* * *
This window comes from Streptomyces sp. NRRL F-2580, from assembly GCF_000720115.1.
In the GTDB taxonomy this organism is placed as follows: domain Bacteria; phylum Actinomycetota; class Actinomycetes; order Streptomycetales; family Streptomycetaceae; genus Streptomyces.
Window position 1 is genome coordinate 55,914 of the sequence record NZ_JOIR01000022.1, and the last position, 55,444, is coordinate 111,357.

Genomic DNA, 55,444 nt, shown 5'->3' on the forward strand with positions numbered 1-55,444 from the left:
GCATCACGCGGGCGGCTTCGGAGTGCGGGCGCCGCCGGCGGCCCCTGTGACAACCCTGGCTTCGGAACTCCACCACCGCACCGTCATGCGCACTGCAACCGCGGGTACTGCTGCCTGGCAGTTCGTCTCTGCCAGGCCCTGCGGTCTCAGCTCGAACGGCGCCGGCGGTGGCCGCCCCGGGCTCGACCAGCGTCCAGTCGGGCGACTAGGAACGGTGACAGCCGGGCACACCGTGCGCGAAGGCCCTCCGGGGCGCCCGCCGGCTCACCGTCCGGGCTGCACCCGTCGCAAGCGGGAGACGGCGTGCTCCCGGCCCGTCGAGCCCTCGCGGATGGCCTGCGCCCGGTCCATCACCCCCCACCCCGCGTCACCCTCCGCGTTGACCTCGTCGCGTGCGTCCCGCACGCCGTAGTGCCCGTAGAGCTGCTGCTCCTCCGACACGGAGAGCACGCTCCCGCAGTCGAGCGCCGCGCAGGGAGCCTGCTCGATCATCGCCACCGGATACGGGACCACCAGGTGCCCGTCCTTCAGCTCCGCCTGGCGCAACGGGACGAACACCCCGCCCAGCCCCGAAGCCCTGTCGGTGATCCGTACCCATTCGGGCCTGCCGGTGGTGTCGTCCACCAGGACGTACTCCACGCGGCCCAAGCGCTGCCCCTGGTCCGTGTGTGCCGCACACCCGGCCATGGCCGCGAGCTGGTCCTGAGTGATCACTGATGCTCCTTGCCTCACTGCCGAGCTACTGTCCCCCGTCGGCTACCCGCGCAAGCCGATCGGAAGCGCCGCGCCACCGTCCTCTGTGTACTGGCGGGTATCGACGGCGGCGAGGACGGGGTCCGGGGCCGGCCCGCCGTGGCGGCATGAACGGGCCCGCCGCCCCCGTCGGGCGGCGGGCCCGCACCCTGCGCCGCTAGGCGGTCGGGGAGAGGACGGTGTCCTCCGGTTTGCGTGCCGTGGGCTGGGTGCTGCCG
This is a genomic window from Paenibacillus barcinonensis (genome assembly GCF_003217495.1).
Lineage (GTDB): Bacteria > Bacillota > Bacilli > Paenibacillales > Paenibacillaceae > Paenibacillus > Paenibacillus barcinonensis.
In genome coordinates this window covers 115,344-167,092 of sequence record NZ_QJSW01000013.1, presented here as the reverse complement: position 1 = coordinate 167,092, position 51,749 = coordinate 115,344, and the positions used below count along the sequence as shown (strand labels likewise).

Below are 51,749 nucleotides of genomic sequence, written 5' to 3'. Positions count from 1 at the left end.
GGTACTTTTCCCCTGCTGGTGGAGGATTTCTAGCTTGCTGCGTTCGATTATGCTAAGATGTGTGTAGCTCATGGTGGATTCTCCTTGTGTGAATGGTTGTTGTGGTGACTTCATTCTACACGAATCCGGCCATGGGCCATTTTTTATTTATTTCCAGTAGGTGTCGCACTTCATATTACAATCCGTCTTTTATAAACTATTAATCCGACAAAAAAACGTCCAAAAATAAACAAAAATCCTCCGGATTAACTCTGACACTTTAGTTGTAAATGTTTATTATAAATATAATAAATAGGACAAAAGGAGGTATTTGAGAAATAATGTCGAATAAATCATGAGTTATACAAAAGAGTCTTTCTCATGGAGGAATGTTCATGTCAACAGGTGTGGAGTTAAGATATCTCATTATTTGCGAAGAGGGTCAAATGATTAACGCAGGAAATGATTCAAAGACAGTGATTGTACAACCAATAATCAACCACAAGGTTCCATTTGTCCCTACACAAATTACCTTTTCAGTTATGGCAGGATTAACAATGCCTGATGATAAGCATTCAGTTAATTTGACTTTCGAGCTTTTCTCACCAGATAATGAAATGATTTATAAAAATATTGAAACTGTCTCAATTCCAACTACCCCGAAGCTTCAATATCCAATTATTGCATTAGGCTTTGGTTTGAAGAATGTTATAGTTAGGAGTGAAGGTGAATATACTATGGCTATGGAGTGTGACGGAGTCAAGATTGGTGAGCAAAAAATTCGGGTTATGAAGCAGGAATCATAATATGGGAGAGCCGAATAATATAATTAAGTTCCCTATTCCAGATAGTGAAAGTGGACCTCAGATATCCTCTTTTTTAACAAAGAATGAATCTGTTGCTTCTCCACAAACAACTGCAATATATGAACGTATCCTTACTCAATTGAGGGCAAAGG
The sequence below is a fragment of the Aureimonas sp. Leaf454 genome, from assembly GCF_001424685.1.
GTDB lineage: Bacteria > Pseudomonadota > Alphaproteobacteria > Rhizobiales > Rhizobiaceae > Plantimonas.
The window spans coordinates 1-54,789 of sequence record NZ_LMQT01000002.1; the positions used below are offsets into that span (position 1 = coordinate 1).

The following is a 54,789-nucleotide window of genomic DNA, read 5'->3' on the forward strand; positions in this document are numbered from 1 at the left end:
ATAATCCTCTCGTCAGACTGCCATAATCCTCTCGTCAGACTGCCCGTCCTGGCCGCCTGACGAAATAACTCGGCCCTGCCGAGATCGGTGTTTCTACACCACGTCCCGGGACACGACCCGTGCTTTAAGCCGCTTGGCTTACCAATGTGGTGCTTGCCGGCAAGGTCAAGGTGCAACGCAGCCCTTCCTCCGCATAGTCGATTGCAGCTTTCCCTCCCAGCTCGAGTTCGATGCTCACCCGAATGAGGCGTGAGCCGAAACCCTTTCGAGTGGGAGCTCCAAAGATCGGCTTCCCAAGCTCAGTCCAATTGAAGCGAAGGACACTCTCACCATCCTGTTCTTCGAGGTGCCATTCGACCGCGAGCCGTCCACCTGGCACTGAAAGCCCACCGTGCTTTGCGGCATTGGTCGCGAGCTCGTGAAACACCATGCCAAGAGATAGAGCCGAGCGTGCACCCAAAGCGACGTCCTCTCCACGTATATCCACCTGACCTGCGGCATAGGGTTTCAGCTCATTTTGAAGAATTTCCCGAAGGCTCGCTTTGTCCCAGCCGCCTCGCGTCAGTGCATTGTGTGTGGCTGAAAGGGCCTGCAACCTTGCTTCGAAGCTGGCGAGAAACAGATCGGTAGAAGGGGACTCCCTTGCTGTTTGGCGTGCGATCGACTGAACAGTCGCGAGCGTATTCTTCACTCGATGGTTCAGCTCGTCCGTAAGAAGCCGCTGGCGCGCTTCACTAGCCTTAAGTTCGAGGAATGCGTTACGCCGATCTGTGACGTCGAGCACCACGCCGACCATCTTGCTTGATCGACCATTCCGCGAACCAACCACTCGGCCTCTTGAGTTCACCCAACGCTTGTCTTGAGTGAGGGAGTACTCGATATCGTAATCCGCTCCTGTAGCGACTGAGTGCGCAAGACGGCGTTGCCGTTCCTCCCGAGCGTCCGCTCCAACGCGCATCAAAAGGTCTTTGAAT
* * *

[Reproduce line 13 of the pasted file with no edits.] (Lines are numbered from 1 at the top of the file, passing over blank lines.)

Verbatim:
The window spans coordinates 1-54,789 of sequence record NZ_LMQT01000002.1; the positions used below are offsets into that span (position 1 = coordinate 1).